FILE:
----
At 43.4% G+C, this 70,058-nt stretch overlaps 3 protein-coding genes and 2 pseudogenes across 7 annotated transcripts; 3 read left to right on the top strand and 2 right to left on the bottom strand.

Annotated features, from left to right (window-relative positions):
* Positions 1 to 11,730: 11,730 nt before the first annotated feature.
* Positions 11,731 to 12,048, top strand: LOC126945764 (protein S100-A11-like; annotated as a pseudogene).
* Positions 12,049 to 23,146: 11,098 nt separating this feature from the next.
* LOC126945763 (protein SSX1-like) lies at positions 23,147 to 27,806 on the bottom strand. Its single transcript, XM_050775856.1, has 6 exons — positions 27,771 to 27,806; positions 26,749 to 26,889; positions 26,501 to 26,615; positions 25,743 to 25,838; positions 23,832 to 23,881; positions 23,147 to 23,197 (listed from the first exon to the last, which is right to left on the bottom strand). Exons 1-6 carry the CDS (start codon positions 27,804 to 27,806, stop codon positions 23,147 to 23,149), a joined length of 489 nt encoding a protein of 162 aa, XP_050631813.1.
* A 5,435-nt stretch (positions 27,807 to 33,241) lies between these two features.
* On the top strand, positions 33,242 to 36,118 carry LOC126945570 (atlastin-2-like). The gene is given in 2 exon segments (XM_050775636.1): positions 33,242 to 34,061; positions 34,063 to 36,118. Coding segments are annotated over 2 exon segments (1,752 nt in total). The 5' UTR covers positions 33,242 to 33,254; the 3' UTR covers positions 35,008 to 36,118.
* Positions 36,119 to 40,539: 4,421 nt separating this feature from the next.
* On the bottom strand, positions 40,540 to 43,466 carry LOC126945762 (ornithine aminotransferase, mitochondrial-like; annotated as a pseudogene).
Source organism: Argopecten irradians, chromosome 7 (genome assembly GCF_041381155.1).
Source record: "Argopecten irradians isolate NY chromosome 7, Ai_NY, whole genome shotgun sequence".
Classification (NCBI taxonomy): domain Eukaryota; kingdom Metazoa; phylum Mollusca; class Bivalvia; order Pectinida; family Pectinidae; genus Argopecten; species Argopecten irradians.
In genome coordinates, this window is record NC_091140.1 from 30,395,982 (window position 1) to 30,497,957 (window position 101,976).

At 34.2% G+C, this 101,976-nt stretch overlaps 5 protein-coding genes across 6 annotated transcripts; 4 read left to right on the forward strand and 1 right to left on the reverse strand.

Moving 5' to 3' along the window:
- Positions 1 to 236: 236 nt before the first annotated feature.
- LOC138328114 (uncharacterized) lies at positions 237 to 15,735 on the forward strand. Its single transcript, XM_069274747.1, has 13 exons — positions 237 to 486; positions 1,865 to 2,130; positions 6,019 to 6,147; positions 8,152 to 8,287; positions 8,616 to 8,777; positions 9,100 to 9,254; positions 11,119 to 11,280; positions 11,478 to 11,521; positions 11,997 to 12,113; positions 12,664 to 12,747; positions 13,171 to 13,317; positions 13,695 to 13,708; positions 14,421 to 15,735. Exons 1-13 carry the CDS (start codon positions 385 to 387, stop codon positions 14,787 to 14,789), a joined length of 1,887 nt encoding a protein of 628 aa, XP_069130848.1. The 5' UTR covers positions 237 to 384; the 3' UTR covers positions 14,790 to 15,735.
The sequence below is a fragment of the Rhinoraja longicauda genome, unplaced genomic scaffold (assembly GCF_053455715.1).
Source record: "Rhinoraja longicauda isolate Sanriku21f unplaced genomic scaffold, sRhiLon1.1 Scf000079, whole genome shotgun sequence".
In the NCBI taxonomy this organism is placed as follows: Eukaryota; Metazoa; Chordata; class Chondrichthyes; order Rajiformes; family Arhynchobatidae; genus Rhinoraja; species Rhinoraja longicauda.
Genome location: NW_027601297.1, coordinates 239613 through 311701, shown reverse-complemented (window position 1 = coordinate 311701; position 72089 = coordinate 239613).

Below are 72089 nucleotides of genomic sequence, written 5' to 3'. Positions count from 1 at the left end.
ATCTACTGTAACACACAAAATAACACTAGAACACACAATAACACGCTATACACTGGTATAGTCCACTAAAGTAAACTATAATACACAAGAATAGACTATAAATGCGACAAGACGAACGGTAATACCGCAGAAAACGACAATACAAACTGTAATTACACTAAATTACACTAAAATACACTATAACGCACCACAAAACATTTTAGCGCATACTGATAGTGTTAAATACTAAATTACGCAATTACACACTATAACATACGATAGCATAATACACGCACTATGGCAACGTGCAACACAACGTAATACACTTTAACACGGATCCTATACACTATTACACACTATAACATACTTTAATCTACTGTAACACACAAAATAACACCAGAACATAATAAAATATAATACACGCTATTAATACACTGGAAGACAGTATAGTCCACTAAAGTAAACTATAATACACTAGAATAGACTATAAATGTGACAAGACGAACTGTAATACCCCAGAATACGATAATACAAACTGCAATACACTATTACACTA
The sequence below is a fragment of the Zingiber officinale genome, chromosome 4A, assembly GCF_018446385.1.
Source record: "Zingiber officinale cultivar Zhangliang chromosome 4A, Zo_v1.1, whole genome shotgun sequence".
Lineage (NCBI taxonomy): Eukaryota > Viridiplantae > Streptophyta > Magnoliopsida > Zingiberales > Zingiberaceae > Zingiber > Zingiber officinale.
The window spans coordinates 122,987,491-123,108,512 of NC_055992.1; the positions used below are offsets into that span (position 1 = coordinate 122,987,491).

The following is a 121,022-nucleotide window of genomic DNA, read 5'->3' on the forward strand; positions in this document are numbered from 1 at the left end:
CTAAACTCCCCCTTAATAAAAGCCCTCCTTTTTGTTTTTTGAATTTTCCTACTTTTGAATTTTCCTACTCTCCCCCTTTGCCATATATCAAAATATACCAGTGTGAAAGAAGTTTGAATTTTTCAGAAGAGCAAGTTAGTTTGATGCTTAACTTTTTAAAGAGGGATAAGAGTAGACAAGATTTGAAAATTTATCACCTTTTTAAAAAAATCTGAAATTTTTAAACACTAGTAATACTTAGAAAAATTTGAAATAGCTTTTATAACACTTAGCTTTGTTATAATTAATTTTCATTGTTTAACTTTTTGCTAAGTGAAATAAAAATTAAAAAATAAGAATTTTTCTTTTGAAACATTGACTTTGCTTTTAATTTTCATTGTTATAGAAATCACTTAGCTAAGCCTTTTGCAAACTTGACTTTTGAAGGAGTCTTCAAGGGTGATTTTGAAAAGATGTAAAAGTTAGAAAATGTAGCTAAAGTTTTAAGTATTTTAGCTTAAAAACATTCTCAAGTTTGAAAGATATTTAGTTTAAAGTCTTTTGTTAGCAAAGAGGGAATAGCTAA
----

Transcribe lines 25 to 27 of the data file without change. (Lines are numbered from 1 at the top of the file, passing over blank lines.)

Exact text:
The sequence below is a fragment of the Zingiber officinale genome, chromosome 4A, assembly GCF_018446385.1.
Source record: "Zingiber officinale cultivar Zhangliang chromosome 4A, Zo_v1.1, whole genome shotgun sequence".
Lineage (NCBI taxonomy): Eukaryota > Viridiplantae > Streptophyta > Magnoliopsida > Zingiberales > Zingiberaceae > Zingiber > Zingiber officinale.